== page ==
Fail2Ban for custom ports

I’m using a different SSHD port than 22 and I’m also using different ports for Webmin.
Where should I change the Fail2Ban configuration?
I would also leave the ports standard so as to intercept attempts on those ports.

Why are there 2 Jail sshd, one at the top and one at the bottom?

OS type and version Debian 12
Webmin version 2.111
Virtualmin version 7.10.0 Pro
Related packages Fail2Ban

You don’t need to do anything. Fail2Ban doesn’t monitor ports, it monitors logs. No matter what port SSH is setup to use, it’ll monitor its logs for login attempts.

depends on what you set here if they get banned or not though

In a normal installation, without webmin, if I go to a definition, for example [sshd], there is port = ssh
Why is there this directive if, as you say, it is not used?

But, as I said initially, I see two of Jail sshd, why? And which is the right one?
I tried installing Fail2Ban on the second VPS and there are two of them here too.
By the way, it doesn’t start here, but I’ll open a separate post.

I believe this is the port that an IP is blocked from when it triggers. It’s not the monitoring port, since it’s the log file or journalctl that gets monitored. iptables-allports would be a good action to apply if you want to block the offender from accessing all services.

You see two [sshd] declarations on a default install? I only have one on the two Debian 12 servers I checked. I’m fairly certain that at least one of those servers is likely running the defaults or close to it. The other has been modified by me. Is it defined in jail.local/jail.conf? What’s the content of each jail? That may provide a clue as to why there’s two.

In both Virtualmin and Webmin little or nothing in the various sections; in Fail2ban not even a comma.
In jail.conf there is:


# To use more aggressive sshd modes set filter parameter "mode" in jail.local:
# normal (default), ddos, extra or aggressive (combines all).
# See "tests/files/logs/sshd" or "filter.d/sshd.conf" for usage example and details.
#mode   = normal
port    = ssh
logpath = %(sshd_log)s
backend = %(sshd_backend)s

In jail.local:

enabled = false

If I change the one at the bottom of the list inserting my port, then in jail.local there is:

enabled = false
action = iptables-allports[port=22222, protocol=tcp]

If I enable the Jail at the bottom of the list, the one at the top is also enabled.
If I open the top one, I find the changes I made to the bottom one.
What a mess.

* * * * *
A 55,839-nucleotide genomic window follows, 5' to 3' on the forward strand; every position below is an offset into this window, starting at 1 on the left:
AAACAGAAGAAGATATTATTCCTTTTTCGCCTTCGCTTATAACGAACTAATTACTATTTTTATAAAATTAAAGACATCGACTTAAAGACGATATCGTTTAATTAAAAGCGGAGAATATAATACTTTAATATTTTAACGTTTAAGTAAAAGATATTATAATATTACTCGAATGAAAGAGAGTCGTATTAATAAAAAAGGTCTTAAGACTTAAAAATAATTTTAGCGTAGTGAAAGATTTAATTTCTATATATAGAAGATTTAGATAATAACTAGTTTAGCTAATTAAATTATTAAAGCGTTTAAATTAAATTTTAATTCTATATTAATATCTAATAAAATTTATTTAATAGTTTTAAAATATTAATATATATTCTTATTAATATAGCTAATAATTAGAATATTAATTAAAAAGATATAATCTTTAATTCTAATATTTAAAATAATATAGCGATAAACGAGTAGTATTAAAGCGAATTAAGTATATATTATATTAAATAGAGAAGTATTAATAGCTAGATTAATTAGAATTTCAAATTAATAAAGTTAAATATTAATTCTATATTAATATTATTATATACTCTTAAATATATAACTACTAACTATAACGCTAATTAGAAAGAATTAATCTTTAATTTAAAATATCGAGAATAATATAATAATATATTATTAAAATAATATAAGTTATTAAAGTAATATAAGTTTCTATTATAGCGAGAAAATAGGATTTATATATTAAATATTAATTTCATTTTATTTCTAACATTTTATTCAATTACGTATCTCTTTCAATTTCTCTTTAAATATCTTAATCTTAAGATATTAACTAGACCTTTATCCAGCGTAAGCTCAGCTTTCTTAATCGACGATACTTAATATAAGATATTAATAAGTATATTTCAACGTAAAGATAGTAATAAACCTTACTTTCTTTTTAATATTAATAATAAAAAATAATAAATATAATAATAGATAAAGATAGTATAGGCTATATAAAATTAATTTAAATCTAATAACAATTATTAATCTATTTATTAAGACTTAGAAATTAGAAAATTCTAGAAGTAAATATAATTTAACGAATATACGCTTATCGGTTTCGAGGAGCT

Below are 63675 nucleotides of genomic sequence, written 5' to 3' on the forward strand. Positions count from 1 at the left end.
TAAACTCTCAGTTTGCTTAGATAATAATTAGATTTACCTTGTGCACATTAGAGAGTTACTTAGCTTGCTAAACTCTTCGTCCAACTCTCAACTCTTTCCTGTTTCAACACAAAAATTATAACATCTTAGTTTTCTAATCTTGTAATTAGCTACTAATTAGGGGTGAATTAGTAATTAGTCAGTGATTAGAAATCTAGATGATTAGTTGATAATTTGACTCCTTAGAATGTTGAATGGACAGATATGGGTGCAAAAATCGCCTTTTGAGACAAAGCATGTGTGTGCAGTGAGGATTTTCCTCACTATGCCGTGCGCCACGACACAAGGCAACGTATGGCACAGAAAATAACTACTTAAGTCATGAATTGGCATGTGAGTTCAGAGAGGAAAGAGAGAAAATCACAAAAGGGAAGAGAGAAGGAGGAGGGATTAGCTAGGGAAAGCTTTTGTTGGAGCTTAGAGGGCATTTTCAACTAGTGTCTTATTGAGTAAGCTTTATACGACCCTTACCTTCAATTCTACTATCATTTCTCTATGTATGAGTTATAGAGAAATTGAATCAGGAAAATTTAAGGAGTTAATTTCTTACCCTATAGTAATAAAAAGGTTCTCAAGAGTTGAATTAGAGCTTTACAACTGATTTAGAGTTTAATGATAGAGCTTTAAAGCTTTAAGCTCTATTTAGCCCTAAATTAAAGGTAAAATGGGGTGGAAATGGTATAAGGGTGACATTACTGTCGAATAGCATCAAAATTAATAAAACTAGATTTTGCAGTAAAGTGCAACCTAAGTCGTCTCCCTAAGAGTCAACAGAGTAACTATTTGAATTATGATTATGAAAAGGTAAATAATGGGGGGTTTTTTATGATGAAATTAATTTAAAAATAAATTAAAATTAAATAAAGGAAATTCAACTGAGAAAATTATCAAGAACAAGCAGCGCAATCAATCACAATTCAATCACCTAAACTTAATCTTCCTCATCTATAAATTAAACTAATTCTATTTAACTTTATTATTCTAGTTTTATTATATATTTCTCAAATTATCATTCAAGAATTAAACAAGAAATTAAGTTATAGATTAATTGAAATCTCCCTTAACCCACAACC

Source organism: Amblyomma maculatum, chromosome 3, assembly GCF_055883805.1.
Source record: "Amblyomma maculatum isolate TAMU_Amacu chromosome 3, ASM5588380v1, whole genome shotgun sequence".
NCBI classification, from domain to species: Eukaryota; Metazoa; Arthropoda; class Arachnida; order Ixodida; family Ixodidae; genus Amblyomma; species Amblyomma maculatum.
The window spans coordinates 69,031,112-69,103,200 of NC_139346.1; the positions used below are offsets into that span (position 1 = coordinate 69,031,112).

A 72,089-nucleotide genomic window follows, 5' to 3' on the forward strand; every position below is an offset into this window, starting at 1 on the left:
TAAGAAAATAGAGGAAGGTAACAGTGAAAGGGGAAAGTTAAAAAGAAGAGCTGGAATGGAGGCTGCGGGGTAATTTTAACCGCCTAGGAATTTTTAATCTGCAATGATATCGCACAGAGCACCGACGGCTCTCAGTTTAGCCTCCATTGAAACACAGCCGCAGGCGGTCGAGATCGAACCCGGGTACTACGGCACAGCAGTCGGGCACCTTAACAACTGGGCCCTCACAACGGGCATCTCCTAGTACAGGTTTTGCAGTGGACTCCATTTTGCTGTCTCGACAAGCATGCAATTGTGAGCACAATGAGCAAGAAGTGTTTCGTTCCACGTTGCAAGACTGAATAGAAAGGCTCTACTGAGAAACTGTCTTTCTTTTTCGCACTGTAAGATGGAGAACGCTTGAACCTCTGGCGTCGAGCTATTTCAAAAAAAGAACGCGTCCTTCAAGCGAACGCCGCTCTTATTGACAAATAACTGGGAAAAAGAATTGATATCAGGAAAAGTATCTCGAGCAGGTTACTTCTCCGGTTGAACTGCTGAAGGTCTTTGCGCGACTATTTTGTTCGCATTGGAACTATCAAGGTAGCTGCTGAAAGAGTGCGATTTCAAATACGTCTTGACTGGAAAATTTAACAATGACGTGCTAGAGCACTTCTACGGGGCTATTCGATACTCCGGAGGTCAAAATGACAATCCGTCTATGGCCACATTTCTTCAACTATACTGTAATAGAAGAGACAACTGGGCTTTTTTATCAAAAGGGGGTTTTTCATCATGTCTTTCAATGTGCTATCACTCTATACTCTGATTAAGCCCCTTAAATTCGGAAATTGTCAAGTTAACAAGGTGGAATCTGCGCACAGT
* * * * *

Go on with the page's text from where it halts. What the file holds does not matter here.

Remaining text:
Also for Virtualmin I always check iptables-allports?
Can I also enter my usermin port here?

Make a new action and jail if you want to check usermin as the regex in the ssh action will be wrong i would guess

If your using allports there is no need to add a port definition as allports will do what it says. Block all ports

The reason you have 2 sshd entries is you have it defined twice once in jail.local & in jail.conf.
edit jail.conf and make the sshd section look like this

this will be somewhere around line 279 in jail.conf. You will notice all you have to do is to add # to the beginning of each line. After doing this you will have one entry for sshd

iptables-allports was in your snapshot; I had interpreted that port and protocol should be placed in the fields identified by the other green arrows.

I haven’t touched the Fail2ban configurations.
If there are 2 entries it is because it was installed twice, without “#”.
It was also installed like this on Webmin.

You didn’t answer me about how to secure different ports on the Webmin jail.
On sshd I put “iptables-all” and no port in the other field.
Can I also put “iptables-all” for Webmin?

I then notice that the definition for Webmin is also present both in conf and in local (as it should be), yet there is only one entry in the list.
So the duplicate problem is limited to sshd.

As for usermin, I have no experience with regex and I wouldn’t even know how to start.
Is it possible that there isn’t something ready already given that Virtualmin uses Usermin for mail and logins?

You use iptables-all in all jails with no problems this means you don’t have to fill in the other values

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This is ultimately your decision. You can also set a [DEFAULT] jail if you want the same banaction across multiple jails.

It’s your decision regarding what ports to block offenders from based on the jail that they trigger. I personally prefer iptables-allports because most attacks are coming from servers that are performing malicious actions across multiple services and it stands to reason that they’ll be trying their luck on other ports/services as well. If they trigger a ban, then I want them blocked from accessing all services for a certain period. However, that may be too broad for some people. Especially since a malicious attacker could potentially be coming from a shared IP, and blocking all ports will restrict friendly users on the network from accessing all services, including the web server, on your machine.

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